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Summary:

Nokia has been impressing me lately with lots of new phones and a push into the enterprise market.  They have always been putting innovative features on their phones and it’s no surprise they are selling handsets like hotcakes.  I must admit I was surprised to find […]

Nokia has been impressing me lately with lots of new phones and a push into the enterprise market.  They have always been putting innovative features on their phones and it’s no surprise they are selling handsets like hotcakes.  I must admit I was surprised to find out something recently that flies in the face of that innovation.  Nokia sells their high-end handsets unlocked for the most part which means they can put anything on the phones they want without worry that they will rile the big bad carrier.  They jumped on the VoIP bandwagon early on with the ability to provide these types of functions even though carriers hate VoIP.  It makes sense as phones with VoIP capability can be used to make free calls, something road warriors really love to avoid roaming charges.

Om Malik got a reader tip that the newest Nokia handsets have removed the ability of the phones to do VoIP.  This was done quietly and I had not heard this anywhere.  It surprised Om too so he pulled out some phones and sure enough the newer handsets don’t support VoIP.  He turned to Nokia for an explanation and got this which pretty much confirms it:

Nokia Nseries is committed VoIP services as part of itsoffering. That is why we have included SIP stack and improved thedeveloper VoIP offering in S60 3rd Edition Feature Pack 2 by enhancingthe VoIP APIs to improve the call quality, as an example.

A Nokia VoIP client is not included with the Nokia N78 and the NokiaN96 and VoIP solutions based on this particular client such as Gizmowill not work. However, Forum Nokia will cooperate with third-partydevelopers to support them in porting their applications from S603.0/3.1 releases to S60 3.2. One example is Fring, whose popularapplication will be offered via Nokia’s Download! service for the NokiaN96.

It would seem to me that Nokia is bowing to some pressure from the carriers as there is seldom a reason to remove abilities that you already have.  This probably won’t surprise many but it caught me unawares as I thought Nokia was above carrier pressure.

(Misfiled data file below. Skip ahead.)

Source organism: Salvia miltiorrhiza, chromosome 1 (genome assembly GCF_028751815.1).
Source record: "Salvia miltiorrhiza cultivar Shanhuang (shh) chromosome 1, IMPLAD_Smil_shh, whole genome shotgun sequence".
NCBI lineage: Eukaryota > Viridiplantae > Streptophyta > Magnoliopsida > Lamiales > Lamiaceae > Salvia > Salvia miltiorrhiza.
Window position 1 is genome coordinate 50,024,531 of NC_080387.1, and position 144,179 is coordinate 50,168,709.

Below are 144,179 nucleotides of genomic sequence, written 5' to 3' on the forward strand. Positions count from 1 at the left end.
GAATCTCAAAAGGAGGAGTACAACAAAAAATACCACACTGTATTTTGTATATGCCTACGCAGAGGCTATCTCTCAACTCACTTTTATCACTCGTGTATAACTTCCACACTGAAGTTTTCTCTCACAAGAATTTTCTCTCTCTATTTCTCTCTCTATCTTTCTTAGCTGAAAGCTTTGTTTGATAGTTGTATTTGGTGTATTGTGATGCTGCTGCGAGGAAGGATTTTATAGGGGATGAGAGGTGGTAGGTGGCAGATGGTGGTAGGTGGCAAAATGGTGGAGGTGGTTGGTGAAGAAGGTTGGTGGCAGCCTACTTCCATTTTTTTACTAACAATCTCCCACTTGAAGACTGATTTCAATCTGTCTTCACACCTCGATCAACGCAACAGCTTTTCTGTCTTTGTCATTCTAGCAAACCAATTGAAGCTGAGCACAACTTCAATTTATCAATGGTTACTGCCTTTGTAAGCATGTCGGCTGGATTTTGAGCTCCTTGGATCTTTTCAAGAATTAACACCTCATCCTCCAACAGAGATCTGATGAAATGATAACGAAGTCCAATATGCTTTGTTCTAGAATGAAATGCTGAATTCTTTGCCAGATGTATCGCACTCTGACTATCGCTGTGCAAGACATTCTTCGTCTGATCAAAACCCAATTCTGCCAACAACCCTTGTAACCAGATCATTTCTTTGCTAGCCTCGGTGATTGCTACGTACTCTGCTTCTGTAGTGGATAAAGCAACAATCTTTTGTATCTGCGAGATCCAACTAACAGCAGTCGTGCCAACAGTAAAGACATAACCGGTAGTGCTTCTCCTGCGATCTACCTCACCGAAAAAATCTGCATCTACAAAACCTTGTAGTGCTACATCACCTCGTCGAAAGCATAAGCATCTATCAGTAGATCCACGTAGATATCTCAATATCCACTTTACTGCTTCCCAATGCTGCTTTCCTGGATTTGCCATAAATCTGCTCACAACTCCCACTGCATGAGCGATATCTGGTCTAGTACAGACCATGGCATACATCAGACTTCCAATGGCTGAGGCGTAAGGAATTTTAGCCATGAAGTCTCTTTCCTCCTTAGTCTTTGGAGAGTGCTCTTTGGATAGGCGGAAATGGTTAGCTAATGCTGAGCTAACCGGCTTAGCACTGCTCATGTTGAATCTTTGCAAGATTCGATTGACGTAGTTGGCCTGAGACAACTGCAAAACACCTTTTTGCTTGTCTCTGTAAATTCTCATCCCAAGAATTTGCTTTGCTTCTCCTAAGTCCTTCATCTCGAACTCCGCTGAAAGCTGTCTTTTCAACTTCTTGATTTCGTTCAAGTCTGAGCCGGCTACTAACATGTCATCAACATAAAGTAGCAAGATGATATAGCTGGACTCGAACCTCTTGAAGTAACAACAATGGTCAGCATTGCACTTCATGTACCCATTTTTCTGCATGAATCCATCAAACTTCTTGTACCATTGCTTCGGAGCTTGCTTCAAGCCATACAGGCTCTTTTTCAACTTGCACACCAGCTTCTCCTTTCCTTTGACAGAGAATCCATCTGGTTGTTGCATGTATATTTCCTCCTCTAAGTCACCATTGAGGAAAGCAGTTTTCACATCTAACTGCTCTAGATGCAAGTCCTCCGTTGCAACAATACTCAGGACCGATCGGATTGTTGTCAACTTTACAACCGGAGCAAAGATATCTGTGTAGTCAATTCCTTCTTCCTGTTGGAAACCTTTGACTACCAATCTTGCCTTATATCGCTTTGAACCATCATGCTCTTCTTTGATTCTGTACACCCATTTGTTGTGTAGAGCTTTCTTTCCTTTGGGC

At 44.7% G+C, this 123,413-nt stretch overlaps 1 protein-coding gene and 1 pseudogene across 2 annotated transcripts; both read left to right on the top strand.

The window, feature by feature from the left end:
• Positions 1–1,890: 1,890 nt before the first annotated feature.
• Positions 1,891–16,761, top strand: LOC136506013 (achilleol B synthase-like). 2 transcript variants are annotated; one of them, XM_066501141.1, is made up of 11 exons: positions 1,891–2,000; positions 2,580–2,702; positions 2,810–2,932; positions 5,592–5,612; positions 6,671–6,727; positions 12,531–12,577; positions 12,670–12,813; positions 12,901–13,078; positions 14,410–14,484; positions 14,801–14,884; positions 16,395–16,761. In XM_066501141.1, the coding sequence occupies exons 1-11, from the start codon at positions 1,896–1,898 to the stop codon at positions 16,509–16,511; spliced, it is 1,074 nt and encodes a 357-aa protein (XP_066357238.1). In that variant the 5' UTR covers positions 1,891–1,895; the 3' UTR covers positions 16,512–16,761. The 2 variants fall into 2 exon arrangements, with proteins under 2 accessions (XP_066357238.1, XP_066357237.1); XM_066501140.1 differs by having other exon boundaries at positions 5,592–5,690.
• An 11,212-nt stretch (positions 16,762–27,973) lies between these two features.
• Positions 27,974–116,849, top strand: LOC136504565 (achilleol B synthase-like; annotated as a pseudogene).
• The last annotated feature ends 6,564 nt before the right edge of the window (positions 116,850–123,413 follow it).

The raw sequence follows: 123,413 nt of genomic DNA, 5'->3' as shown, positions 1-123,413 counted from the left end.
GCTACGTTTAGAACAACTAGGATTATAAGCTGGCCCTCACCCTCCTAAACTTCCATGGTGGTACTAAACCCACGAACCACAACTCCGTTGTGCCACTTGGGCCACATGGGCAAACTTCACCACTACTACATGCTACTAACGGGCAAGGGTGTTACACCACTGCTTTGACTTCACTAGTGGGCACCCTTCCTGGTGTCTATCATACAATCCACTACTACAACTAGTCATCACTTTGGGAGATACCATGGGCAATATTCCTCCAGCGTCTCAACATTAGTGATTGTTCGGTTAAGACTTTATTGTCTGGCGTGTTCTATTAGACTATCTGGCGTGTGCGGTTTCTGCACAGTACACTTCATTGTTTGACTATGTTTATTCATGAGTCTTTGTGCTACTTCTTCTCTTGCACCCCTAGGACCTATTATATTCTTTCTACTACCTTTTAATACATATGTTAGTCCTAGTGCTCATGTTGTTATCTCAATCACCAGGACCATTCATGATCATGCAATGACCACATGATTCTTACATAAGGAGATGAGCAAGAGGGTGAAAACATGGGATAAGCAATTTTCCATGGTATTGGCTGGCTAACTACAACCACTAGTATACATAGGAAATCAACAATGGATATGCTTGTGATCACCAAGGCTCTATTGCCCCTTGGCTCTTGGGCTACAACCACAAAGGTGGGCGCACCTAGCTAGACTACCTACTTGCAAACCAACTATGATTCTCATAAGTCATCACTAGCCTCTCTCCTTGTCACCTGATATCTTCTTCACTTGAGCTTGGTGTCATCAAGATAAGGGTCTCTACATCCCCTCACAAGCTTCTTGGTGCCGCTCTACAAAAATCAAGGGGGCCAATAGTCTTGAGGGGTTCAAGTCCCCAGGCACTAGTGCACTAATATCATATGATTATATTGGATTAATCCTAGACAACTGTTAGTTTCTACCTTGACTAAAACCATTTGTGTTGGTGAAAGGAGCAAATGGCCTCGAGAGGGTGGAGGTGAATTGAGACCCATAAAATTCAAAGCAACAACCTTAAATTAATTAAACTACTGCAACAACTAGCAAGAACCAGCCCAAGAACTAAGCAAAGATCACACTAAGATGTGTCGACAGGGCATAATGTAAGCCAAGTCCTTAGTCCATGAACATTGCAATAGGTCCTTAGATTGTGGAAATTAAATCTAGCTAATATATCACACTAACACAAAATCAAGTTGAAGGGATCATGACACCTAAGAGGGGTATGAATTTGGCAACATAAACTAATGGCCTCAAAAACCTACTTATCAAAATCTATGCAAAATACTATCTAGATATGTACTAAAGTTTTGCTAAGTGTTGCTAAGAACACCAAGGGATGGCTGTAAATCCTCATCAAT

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  1. I thought Nokia’s statement was a bit hard to fathom. They don’t really explain why the feature is not present in their 3.1 version though do they.

    Here in the UK my carrier (3) includes skype on all their phones and allows free skype to skype calls on their network. It’s quite a cool feature really.

    Other than Skype and Fring, I wonder if many people are using the SIP features in N-series phones.

  2. Why the assumption it was carrier pressure? Seems to me the VoIP providers have the most to gain out of this deal since they no longer need to compete with a pre-installed VoIP app. Also, by making VoIP third-party only, Nokia sheds some of its workload. Having their own VoIP system seems pretty unnecessary (and not cost-effective) given the other offerings out there.

  3. James Kendrick Monday, August 25, 2008

    Sumocat, what Nokia has removed is the ability to use these services, third party included. TruPhone and Gizmo Project have always worked but have now been disabled. Nokia has disabled the ability to use VoIP. That’s pretty significant.

  4. Nokia removed their built-in ability to use VoIP, which does affect those apps that rely on it, but they clearly stated third-party solutions will be offered. Fring is cited as an example of something they plan on offering from their download store. Truphone has stated they are going forward with their own solution. Obviously, these guys think they can get VoIP on Nokia phones even without the built-in support.

    Also, I think they needed built-in support in the first place because Symbian wasn’t open. Don’t need built-in support to run VoIP on Linux systems. Now that Nokia has opened Symbian 9.5 (which ironically boasts improved VoIP), I would think the built-in support would no longer be needed.

  5. And once again a tiny thing was blown way out of proportion by the blogospere…

    See this post on Nokia’s Conversations blog for some REAL info:
    http://conversations.nokia.com/home/2008/08/the-report-of-t.html

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